Proteins are well-known for their muscle building attributes, but what is not well-known is that proteins are found in every cell in our body from our hair, skin and bones to our blood. Protein is necessary for building and maintaining all of our body tissues, supporting and strengthening our immune system and maintaining fluid and electrolyte balance. Our body breaks down food proteins into amino acids, which are used to create thousands of complex protein structures needed by our body. Although proteins also provide us with energy, we are not efficient at storing proteins, since they have so many other more important functions. What this means is that in order to spare protein for its many other more important purposes, we must eat an adequate amount of carbohydrates and fats.
How Much Protein Do We Need?
The protein needs vary based on age and activity level. To get started, convert your weight in pounds to kilograms by dividing by 2.2. The recommended dietary allowance for sedentary adults is 0.8 grams of protein per kilogram of body weight and for endurance and strength athletes 1.2 to 1.8 grams of protein per kilogram of body weight.
- 150-pound active male (strength and endurance activities most days of the week)
- 150 pounds/2.2 (pound/kilogram) = 68 kilograms
- 68 kilograms x 1.5 grams (protein/kilogram) = 102 grams of protein per day
- Meal Plan — Eat three meals with 30 grams of protein each and one snack with 12 grams of protein.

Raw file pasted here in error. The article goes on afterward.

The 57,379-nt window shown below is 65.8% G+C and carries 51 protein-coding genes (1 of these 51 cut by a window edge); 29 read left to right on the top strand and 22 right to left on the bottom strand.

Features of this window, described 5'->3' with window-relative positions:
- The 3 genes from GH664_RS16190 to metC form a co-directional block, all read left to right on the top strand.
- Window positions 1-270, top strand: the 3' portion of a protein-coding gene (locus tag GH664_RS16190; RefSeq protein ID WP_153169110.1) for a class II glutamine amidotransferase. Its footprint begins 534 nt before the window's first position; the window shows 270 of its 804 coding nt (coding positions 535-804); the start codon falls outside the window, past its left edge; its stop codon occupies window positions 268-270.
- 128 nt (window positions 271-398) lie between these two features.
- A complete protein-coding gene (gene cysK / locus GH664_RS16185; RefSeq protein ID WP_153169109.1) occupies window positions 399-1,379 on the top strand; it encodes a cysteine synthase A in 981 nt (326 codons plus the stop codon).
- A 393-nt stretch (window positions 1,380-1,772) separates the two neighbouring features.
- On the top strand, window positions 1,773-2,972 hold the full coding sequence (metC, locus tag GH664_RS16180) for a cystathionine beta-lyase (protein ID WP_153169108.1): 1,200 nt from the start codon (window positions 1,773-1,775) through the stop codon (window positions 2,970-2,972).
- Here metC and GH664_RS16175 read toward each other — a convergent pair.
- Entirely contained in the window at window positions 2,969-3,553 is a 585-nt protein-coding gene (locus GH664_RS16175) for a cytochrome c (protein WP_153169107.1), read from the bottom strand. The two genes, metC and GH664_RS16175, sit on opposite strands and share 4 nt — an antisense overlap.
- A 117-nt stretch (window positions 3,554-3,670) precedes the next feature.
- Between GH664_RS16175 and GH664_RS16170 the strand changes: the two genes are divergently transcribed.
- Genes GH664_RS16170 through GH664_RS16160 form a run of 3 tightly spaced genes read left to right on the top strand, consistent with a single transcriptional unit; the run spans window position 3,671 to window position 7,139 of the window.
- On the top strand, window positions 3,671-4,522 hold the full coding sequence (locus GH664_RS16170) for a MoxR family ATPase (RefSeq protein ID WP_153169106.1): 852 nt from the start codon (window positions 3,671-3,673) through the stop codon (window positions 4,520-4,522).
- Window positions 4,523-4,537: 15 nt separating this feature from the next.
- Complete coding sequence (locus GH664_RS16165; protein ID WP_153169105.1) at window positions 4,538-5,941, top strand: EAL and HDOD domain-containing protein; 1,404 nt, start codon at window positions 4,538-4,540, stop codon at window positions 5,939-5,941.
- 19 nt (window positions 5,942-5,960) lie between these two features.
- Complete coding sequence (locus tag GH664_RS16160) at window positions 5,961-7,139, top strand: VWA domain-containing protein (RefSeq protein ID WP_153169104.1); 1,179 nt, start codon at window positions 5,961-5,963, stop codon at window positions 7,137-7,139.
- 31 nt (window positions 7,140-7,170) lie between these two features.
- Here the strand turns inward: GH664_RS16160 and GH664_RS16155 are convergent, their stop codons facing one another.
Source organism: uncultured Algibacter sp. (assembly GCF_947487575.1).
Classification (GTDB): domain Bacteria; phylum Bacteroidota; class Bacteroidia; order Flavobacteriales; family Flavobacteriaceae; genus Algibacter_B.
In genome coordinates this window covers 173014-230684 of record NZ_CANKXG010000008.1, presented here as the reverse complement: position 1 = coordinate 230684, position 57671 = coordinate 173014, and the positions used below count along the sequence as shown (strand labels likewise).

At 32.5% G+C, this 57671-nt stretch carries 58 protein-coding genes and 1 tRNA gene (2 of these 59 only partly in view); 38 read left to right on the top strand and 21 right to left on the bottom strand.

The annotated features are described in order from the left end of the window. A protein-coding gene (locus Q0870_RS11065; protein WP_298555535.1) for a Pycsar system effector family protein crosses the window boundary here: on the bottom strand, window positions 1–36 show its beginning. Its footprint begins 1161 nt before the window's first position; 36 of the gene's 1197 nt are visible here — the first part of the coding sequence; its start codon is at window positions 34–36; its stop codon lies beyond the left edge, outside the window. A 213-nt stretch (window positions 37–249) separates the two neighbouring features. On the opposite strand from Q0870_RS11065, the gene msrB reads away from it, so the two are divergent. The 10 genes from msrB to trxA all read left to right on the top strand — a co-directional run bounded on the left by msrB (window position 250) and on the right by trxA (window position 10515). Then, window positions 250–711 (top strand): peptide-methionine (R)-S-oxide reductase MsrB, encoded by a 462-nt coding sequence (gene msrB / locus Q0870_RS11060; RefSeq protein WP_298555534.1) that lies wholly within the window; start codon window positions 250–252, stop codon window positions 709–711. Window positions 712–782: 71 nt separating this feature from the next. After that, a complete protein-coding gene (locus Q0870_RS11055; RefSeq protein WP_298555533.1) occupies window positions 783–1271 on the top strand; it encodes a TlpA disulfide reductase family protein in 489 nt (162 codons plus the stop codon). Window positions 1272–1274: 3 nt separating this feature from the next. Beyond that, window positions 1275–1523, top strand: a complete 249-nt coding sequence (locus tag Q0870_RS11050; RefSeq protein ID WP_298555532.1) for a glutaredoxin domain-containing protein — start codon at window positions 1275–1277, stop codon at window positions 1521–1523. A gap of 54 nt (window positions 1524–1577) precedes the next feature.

The recommended percent of energy that should come from protein is 10 to 35 percent of the total calories consumed. Protein needs are increased in growing children and adolescents, pregnant and breastfeeding women and active individuals. Despite popular myths, most active individuals and athletes are able to meet their increased protein needs through whole foods as opposed to supplements.
What Foods Are Good Sources of Protein?
Proteins are found in foods derived from both animals and plants. Good sources of protein include beef, poultry, seafood, pork, dairy, tofu, tempeh, beans, nuts, whole grains and, in smaller amounts, vegetables. Include a variety of both animal and plant sources of proteins in your diet. If you’re a vegetarian, focus on getting an adequate amount of total protein from a variety of plant sources. Plant proteins are also beneficial to health-boosting fiber, micronutrient and antioxidant intakes.
When Should We Eat Protein?
Every meal should include good sources of protein. Plan meals and snacks with a variety of proteins either in one dish or from meal to meal and snack to snack. According to MyPlate, at least a fourth of our plate should include good protein sources. Not only does eating protein help meet our nutrient needs, but it may also play a role in regulating your appetite. Protein foods can fill you up, especially high-fiber plant protein foods such as whole grains, beans and nuts. Combining plant proteins, such as rice and beans and whole wheat bread and peanut butter, offers high-quality protein with all the essential amino acids, which is what animal proteins and soy proteins provide without having to pair foods. High-protein foods have also been linked to feeling full, which may help control appetite.
For active individuals looking to build lean body mass, what and when you eat protein is just as important as your training. Try to plan a small snack containing both carbohydrates and protein at least 60 minutes before your training session and again within 30 to 60 minutes after training. Then, follow up your snack with a well-balanced meal containing carbohydrates, proteins and fats and plenty of colorful produce, which will help to pack in vitamins, minerals and anti-inflammatory antioxidants.